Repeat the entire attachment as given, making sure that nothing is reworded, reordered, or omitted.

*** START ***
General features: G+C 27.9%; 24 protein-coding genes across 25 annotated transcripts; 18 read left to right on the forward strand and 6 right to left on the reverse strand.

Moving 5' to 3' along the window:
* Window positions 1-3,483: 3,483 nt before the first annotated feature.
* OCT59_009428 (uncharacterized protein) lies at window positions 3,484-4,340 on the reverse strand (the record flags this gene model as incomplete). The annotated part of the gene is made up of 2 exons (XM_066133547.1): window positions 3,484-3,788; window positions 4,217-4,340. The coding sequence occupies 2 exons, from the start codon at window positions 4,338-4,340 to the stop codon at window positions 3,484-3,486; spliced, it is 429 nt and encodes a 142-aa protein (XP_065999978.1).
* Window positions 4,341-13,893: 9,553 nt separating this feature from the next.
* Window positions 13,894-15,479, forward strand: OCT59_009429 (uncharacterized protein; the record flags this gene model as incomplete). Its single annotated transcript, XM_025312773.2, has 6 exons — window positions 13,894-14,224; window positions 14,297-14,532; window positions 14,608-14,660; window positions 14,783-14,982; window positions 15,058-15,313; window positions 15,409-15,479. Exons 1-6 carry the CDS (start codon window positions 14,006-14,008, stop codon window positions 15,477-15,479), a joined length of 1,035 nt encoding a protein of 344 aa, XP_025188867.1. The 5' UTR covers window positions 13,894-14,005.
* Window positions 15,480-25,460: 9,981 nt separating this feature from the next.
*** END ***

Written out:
General features: G+C 27.9%; 24 protein-coding genes across 25 annotated transcripts; 18 read left to right on the forward strand and 6 right to left on the reverse strand.

Moving 5' to 3' along the window:
* Window positions 1-3,483: 3,483 nt before the first annotated feature.
* OCT59_009428 (uncharacterized protein) lies at window positions 3,484-4,340 on the reverse strand (the record flags this gene model as incomplete). The annotated part of the gene is made up of 2 exons (XM_066133547.1): window positions 3,484-3,788; window positions 4,217-4,340. The coding sequence occupies 2 exons, from the start codon at window positions 4,338-4,340 to the stop codon at window positions 3,484-3,486; spliced, it is 429 nt and encodes a 142-aa protein (XP_065999978.1).
* Window positions 4,341-13,893: 9,553 nt separating this feature from the next.
* Window positions 13,894-15,479, forward strand: OCT59_009429 (uncharacterized protein; the record flags this gene model as incomplete). Its single annotated transcript, XM_025312773.2, has 6 exons — window positions 13,894-14,224; window positions 14,297-14,532; window positions 14,608-14,660; window positions 14,783-14,982; window positions 15,058-15,313; window positions 15,409-15,479. Exons 1-6 carry the CDS (start codon window positions 14,006-14,008, stop codon window positions 15,477-15,479), a joined length of 1,035 nt encoding a protein of 344 aa, XP_025188867.1. The 5' UTR covers window positions 13,894-14,005.
* Window positions 15,480-25,460: 9,981 nt separating this feature from the next.